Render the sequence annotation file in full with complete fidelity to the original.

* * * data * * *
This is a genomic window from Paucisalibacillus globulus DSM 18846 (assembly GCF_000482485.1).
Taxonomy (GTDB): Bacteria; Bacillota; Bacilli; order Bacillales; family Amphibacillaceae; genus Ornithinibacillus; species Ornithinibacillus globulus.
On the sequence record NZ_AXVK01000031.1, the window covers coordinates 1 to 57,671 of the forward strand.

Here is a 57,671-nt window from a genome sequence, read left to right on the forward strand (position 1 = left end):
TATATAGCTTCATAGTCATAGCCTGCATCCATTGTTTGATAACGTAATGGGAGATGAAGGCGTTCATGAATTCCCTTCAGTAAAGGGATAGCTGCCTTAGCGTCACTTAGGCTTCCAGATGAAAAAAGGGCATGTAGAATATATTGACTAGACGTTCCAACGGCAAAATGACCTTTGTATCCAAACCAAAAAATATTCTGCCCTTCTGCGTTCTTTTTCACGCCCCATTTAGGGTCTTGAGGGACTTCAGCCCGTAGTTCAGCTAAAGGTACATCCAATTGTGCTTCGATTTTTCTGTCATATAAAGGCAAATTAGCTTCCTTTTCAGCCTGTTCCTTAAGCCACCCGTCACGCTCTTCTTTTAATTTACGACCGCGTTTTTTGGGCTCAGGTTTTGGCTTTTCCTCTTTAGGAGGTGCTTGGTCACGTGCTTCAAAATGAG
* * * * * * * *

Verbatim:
This is a genomic window from Paucisalibacillus globulus DSM 18846 (assembly GCF_000482485.1).
Taxonomy (GTDB): Bacteria; Bacillota; Bacilli; order Bacillales; family Amphibacillaceae; genus Ornithinibacillus; species Ornithinibacillus globulus.
On the sequence record NZ_AXVK01000031.1, the window covers coordinates 1 to 57,671 of the forward strand.

Here is a 57,671-nt window from a genome sequence, read left to right on the forward strand (position 1 = left end):
TATATAGCTTCATAGTCATAGCCTGCATCCATTGTTTGATAACGTAATGGGAGATGAAGGCGTTCATGAATTCCCTTCAGTAAAGGGATAGCTGCCTTAGCGTCACTTAGGCTTCCAGATGAAAAAAGGGCATGTAGAATATATTGACTAGACGTTCCAACGGCAAAATGACCTTTGTATCCAAACCAAAAAATATTCTGCCCTTCTGCGTTCTTTTTCACGCCCCATTTAGGGTCTTGAGGGACTTCAGCCCGTAGTTCAGCTAAAGGTACATCCAATTGTGCTTCGATTTTTCTGTCATATAAAGGCAAATTAGCTTCCTTTTCAGCCTGTTCCTTAAGCCACCCGTCACGCTCTTCTTTTAATTTACGACCGCGTTTTTTGGGCTCAGGTTTTGGCTTTTCCTCTTTAGGAGGTGCTTGGTCACGTGCTTCAAAATGAG